A LEADING breast cancer consultant in Staffordshire is championing a test that identifies whether women would benefit from chemotherapy.
Dr Robert Kirby, consultant breast surgeon at North Staffordshire Hospital, who treats around 450 women a year, said the Oncotype DX test, which he has trialled, would be of great benefit to women in the UK but is not available on the NHS due to costs.
The incidence of breast cancer among women in Staffordshire is 106 per 100,000, many of whom are prescribed chemotherapy. Research shows that only around four in 100 breast cancer patients benefit from this treatment.
In September, the National Institute for Health and Clinical Excellence recommended the test for use in the NHS to help clinicians and their patients to make more informed, individualised treatment decisions based on their individual cancer.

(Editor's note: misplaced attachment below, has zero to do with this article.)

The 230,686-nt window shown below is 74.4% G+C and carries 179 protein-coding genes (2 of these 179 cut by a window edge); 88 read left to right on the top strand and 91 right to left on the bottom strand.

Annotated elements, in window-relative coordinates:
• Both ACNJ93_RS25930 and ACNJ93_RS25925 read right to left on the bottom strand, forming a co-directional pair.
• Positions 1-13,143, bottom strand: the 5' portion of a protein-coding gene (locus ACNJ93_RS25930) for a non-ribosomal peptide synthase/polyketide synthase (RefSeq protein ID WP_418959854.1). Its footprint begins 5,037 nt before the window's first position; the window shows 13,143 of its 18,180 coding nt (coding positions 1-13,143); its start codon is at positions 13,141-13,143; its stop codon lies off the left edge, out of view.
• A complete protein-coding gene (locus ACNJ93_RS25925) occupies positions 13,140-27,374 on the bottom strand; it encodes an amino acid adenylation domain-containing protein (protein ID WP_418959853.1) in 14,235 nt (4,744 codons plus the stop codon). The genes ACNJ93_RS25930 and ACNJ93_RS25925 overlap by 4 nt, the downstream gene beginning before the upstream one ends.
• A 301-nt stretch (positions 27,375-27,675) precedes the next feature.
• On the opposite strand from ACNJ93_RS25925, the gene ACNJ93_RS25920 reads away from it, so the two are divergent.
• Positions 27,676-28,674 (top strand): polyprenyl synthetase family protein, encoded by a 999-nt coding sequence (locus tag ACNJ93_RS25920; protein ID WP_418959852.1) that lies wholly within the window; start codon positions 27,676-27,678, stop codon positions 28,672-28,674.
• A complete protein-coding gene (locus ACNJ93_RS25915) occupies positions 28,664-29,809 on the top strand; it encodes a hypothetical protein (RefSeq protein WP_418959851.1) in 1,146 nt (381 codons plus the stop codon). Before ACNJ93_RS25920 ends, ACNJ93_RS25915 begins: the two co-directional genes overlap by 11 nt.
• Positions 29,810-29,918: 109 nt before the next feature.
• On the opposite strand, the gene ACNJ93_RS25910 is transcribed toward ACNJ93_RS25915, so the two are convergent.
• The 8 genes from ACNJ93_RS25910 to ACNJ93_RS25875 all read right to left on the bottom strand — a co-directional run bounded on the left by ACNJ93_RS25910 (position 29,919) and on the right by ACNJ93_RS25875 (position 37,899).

The unique genomic test helps to predict the likelihood that some early stage breast cancer patients will benefit from chemotherapy, sparing those who will derive little or no benefit from the treatment.
Dr Kirby told the Mail: “ It can be used to try and decide which patients might benefit from chemotherapy or avoid it.”
He said that patients with early stage breast cancer don’t need chemotherapy, while those with advanced cancer do. It is those who are in the middle of the scale who would be the most likely to benefit from the test which sees samples of tissue sent to the USA for analysis.
“If you have chemotherapy when you don’t need it then there is rick of damage,’ said Dr Kirby.
“The test is of greatest benefit for those who might be able to avoid chemotherapy.
“The thing about giving chemotherapy is that if someone is alive in 20 years they don’t know if it’s as a result of the chemotherapy.”
Many patients have asked for the test but it could take up to a year to develop a national commissioning policy.